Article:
An environmental sociologist explains how permaculture offers a path to climate justice
Big farming is both a victim of climate change and a contributor. Droughts, floods and soil degradation threaten crop yields. But agriculture produces nearly one-quarter of global greenhouse gas emissions.
A potential antidote to harmful monocultures is a form of community farming invented back in the 1970s: permaculture. Permaculture is not just about farming; it incorporates economic and social principles.
I am an environmental sociologist, and I have witnessed permaculture working in two urban farming communities. I study ways that environmental justice, global development and social equity affect climate change.
Permaculture’s three main tenets – caring for the Earth, caring for the people and sharing the surplus – offer a potential path toward climate justice, which is a response to well-researched phenomena that climate change disproportionately harms underprivileged groups in economic, public health and other ways, and solutions to climate change should include adaptation strategies designed specifically for underprivileged groups.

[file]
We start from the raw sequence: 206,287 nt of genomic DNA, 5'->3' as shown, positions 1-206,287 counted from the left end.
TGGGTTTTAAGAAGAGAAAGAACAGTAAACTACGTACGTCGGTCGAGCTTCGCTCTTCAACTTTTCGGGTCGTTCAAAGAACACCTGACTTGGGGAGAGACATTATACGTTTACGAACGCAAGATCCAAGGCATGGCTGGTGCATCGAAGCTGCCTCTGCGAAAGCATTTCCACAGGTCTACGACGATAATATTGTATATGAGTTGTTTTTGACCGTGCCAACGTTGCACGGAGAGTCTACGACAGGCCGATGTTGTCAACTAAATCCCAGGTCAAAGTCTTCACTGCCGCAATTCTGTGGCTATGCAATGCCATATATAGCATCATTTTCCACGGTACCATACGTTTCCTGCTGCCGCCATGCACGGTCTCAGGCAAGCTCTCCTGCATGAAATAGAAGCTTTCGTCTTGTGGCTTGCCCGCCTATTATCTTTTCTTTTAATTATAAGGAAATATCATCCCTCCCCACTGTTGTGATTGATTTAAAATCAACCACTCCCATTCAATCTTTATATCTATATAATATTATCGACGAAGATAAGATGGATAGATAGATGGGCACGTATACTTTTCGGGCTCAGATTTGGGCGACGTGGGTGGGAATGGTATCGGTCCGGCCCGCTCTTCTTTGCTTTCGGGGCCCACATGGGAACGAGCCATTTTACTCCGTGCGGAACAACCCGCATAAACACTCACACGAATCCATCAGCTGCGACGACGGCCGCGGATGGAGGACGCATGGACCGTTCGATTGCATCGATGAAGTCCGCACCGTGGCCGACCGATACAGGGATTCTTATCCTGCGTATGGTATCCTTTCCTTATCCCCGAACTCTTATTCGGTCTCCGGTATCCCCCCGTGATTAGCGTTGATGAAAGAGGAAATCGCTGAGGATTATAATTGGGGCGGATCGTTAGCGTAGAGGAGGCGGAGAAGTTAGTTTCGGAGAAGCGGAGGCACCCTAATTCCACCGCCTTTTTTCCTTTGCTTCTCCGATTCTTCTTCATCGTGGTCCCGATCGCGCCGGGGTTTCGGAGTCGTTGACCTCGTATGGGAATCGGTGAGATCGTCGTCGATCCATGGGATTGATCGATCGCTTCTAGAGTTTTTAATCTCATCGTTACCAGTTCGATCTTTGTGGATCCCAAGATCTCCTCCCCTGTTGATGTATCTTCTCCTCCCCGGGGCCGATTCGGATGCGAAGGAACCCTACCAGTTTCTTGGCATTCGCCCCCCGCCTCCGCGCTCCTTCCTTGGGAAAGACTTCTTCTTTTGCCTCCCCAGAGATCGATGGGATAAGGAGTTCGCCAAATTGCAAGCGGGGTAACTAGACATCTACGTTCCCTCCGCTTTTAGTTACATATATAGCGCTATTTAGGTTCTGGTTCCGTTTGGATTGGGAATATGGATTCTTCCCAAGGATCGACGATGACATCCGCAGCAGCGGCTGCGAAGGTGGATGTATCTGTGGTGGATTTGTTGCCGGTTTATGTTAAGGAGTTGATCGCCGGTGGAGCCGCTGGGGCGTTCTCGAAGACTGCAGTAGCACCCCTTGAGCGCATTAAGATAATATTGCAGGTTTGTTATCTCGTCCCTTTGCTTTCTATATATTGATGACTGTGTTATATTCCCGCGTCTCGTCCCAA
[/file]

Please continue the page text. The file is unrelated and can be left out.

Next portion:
I spent time at two communities in the Pacific Northwest and in Cuba during the fieldwork for my book “Surviving Collapse.” I witnessed how the communities worked to cut emissions and adapt to climate change in two ways: with egalitarian social organization and regenerative farming techniques.
Permaculture was born in Australia
In the 1970s, two Australian naturalists, Bill Mollison and David Holmgren, invented permaculture, a method of growing that considers the natural ecosystem and the community. They wanted to change agriculture’s unsustainable practices, like the heavy use of synthetic fertilizers and pesticides.
Mollison and Holmgren borrowed ideas and techniques from the knowledge and practices of Indigenous and traditional peoples, as well as the “do-nothing” farming methods of Japanese farmer and philosopher Masanobu Fukuoka. Today permaculture is an international movement that, although understudied, shows great promise.
Permaculture aims to care for the Earth by emulating how healthy natural ecosystems function rather than trying to fight or control nature. Its methods are regenerative, meaning that they maintain healthy, nutrient-rich soils, minimize waste, conserve water and protect wildlife habitat. Permaculture often produces crops that are more nutritious than those from industrial farms and, in some cases, yields greater harvests.
Permaculture differs from organic farming in that organic is a legal designation about regulating genetically modified organisms and synthetic fertilizers and pesticides, whereas regenerative agriculture is more concerned with ecosystem and soil health. Both permaculture and organic methods sometimes manage fertilizers or pests in similar ways. However, as Holmgren has emphasized “people, their buildings and the ways they organize themselves are central to permaculture.”